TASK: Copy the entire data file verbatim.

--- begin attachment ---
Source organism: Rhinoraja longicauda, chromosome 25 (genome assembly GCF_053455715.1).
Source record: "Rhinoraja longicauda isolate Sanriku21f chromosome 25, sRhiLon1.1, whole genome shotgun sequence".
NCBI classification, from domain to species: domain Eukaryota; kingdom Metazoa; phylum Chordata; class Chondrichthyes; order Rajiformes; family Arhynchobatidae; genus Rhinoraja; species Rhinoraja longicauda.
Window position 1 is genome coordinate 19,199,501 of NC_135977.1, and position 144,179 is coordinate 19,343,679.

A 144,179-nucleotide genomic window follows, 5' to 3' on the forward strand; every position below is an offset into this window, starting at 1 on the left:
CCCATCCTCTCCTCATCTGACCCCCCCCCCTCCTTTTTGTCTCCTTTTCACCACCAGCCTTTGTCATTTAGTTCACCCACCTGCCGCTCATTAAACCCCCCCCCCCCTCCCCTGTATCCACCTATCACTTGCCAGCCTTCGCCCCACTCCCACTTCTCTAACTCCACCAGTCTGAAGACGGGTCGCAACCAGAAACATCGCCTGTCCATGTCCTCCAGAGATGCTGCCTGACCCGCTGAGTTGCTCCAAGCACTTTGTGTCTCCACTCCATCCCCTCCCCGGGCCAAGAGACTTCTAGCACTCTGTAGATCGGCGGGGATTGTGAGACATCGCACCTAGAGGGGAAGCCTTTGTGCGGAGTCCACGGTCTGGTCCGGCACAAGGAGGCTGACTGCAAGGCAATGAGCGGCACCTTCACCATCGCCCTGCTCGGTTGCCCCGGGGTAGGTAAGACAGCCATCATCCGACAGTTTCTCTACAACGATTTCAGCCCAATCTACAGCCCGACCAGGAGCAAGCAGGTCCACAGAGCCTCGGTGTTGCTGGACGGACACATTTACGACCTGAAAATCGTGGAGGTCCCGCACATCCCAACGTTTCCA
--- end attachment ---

Source organism: Rhinoraja longicauda, chromosome 25 (genome assembly GCF_053455715.1).
Source record: "Rhinoraja longicauda isolate Sanriku21f chromosome 25, sRhiLon1.1, whole genome shotgun sequence".
NCBI classification, from domain to species: domain Eukaryota; kingdom Metazoa; phylum Chordata; class Chondrichthyes; order Rajiformes; family Arhynchobatidae; genus Rhinoraja; species Rhinoraja longicauda.
Window position 1 is genome coordinate 19,199,501 of NC_135977.1, and position 144,179 is coordinate 19,343,679.

A 144,179-nucleotide genomic window follows, 5' to 3' on the forward strand; every position below is an offset into this window, starting at 1 on the left:
CCCATCCTCTCCTCATCTGACCCCCCCCCCTCCTTTTTGTCTCCTTTTCACCACCAGCCTTTGTCATTTAGTTCACCCACCTGCCGCTCATTAAACCCCCCCCCCCCTCCCCTGTATCCACCTATCACTTGCCAGCCTTCGCCCCACTCCCACTTCTCTAACTCCACCAGTCTGAAGACGGGTCGCAACCAGAAACATCGCCTGTCCATGTCCTCCAGAGATGCTGCCTGACCCGCTGAGTTGCTCCAAGCACTTTGTGTCTCCACTCCATCCCCTCCCCGGGCCAAGAGACTTCTAGCACTCTGTAGATCGGCGGGGATTGTGAGACATCGCACCTAGAGGGGAAGCCTTTGTGCGGAGTCCACGGTCTGGTCCGGCACAAGGAGGCTGACTGCAAGGCAATGAGCGGCACCTTCACCATCGCCCTGCTCGGTTGCCCCGGGGTAGGTAAGACAGCCATCATCCGACAGTTTCTCTACAACGATTTCAGCCCAATCTACAGCCCGACCAGGAGCAAGCAGGTCCACAGAGCCTCGGTGTTGCTGGACGGACACATTTACGACCTGAAAATCGTGGAGGTCCCGCACATCCCAACGTTTCCA